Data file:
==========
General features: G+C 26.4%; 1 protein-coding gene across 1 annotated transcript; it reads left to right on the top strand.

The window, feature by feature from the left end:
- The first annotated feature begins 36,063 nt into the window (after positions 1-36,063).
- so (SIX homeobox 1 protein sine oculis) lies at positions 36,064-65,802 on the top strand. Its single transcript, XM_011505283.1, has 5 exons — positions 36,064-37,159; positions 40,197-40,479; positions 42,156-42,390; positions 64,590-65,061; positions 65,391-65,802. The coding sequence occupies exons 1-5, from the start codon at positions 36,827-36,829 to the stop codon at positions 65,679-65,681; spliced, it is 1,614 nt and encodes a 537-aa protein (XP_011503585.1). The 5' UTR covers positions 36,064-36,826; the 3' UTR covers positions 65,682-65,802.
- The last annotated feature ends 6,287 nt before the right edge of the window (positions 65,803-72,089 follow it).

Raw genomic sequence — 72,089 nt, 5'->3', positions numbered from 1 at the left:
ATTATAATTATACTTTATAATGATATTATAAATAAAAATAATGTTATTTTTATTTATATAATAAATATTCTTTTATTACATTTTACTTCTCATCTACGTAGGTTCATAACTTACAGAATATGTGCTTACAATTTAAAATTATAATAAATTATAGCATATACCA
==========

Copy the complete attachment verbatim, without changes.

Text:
General features: G+C 26.4%; 1 protein-coding gene across 1 annotated transcript; it reads left to right on the top strand.

The window, feature by feature from the left end:
- The first annotated feature begins 36,063 nt into the window (after positions 1-36,063).
- so (SIX homeobox 1 protein sine oculis) lies at positions 36,064-65,802 on the top strand. Its single transcript, XM_011505283.1, has 5 exons — positions 36,064-37,159; positions 40,197-40,479; positions 42,156-42,390; positions 64,590-65,061; positions 65,391-65,802. The coding sequence occupies exons 1-5, from the start codon at positions 36,827-36,829 to the stop codon at positions 65,679-65,681; spliced, it is 1,614 nt and encodes a 537-aa protein (XP_011503585.1). The 5' UTR covers positions 36,064-36,826; the 3' UTR covers positions 65,682-65,802.
- The last annotated feature ends 6,287 nt before the right edge of the window (positions 65,803-72,089 follow it).

Raw genomic sequence — 72,089 nt, 5'->3', positions numbered from 1 at the left:
ATTATAATTATACTTTATAATGATATTATAAATAAAAATAATGTTATTTTTATTTATATAATAAATATTCTTTTATTACATTTTACTTCTCATCTACGTAGGTTCATAACTTACAGAATATGTGCTTACAATTTAAAATTATAATAAATTATAGCATATACCA